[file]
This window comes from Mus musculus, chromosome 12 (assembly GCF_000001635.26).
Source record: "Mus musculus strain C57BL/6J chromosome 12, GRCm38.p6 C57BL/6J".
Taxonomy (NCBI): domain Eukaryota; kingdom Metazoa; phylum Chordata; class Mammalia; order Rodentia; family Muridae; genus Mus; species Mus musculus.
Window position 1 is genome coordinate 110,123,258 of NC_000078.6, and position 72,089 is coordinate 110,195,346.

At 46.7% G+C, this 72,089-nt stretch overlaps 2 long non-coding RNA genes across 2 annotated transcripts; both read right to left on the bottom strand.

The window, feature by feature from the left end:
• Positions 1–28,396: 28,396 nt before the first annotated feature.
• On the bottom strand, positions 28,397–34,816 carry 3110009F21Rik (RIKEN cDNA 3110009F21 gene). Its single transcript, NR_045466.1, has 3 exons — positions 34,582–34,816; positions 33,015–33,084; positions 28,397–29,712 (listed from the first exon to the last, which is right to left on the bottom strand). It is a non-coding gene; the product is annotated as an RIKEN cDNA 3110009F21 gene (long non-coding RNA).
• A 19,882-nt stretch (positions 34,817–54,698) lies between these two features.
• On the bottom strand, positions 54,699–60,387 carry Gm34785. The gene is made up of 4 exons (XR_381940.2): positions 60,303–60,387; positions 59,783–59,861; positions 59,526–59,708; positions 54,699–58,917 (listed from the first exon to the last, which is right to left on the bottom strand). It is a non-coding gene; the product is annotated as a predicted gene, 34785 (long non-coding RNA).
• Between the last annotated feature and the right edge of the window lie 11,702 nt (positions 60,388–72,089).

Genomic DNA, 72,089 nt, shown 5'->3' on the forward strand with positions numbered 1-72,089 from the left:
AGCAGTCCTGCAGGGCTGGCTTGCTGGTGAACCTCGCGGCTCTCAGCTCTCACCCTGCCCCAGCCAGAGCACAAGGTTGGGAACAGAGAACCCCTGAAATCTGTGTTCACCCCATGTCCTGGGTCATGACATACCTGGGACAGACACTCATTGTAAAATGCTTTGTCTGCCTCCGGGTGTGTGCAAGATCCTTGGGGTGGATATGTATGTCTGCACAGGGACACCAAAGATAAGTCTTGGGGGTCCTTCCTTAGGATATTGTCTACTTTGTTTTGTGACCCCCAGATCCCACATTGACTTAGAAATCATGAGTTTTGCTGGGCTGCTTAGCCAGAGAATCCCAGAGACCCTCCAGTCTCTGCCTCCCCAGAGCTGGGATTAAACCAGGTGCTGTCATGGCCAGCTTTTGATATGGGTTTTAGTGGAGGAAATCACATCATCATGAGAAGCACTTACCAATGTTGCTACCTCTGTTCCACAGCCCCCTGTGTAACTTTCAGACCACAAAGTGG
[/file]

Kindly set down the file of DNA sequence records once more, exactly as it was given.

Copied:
This window comes from Mus musculus, chromosome 12 (assembly GCF_000001635.26).
Source record: "Mus musculus strain C57BL/6J chromosome 12, GRCm38.p6 C57BL/6J".
Taxonomy (NCBI): domain Eukaryota; kingdom Metazoa; phylum Chordata; class Mammalia; order Rodentia; family Muridae; genus Mus; species Mus musculus.
Window position 1 is genome coordinate 110,123,258 of NC_000078.6, and position 72,089 is coordinate 110,195,346.

At 46.7% G+C, this 72,089-nt stretch overlaps 2 long non-coding RNA genes across 2 annotated transcripts; both read right to left on the bottom strand.

The window, feature by feature from the left end:
• Positions 1–28,396: 28,396 nt before the first annotated feature.
• On the bottom strand, positions 28,397–34,816 carry 3110009F21Rik (RIKEN cDNA 3110009F21 gene). Its single transcript, NR_045466.1, has 3 exons — positions 34,582–34,816; positions 33,015–33,084; positions 28,397–29,712 (listed from the first exon to the last, which is right to left on the bottom strand). It is a non-coding gene; the product is annotated as an RIKEN cDNA 3110009F21 gene (long non-coding RNA).
• A 19,882-nt stretch (positions 34,817–54,698) lies between these two features.
• On the bottom strand, positions 54,699–60,387 carry Gm34785. The gene is made up of 4 exons (XR_381940.2): positions 60,303–60,387; positions 59,783–59,861; positions 59,526–59,708; positions 54,699–58,917 (listed from the first exon to the last, which is right to left on the bottom strand). It is a non-coding gene; the product is annotated as a predicted gene, 34785 (long non-coding RNA).
• Between the last annotated feature and the right edge of the window lie 11,702 nt (positions 60,388–72,089).

Genomic DNA, 72,089 nt, shown 5'->3' on the forward strand with positions numbered 1-72,089 from the left:
AGCAGTCCTGCAGGGCTGGCTTGCTGGTGAACCTCGCGGCTCTCAGCTCTCACCCTGCCCCAGCCAGAGCACAAGGTTGGGAACAGAGAACCCCTGAAATCTGTGTTCACCCCATGTCCTGGGTCATGACATACCTGGGACAGACACTCATTGTAAAATGCTTTGTCTGCCTCCGGGTGTGTGCAAGATCCTTGGGGTGGATATGTATGTCTGCACAGGGACACCAAAGATAAGTCTTGGGGGTCCTTCCTTAGGATATTGTCTACTTTGTTTTGTGACCCCCAGATCCCACATTGACTTAGAAATCATGAGTTTTGCTGGGCTGCTTAGCCAGAGAATCCCAGAGACCCTCCAGTCTCTGCCTCCCCAGAGCTGGGATTAAACCAGGTGCTGTCATGGCCAGCTTTTGATATGGGTTTTAGTGGAGGAAATCACATCATCATGAGAAGCACTTACCAATGTTGCTACCTCTGTTCCACAGCCCCCTGTGTAACTTTCAGACCACAAAGTGG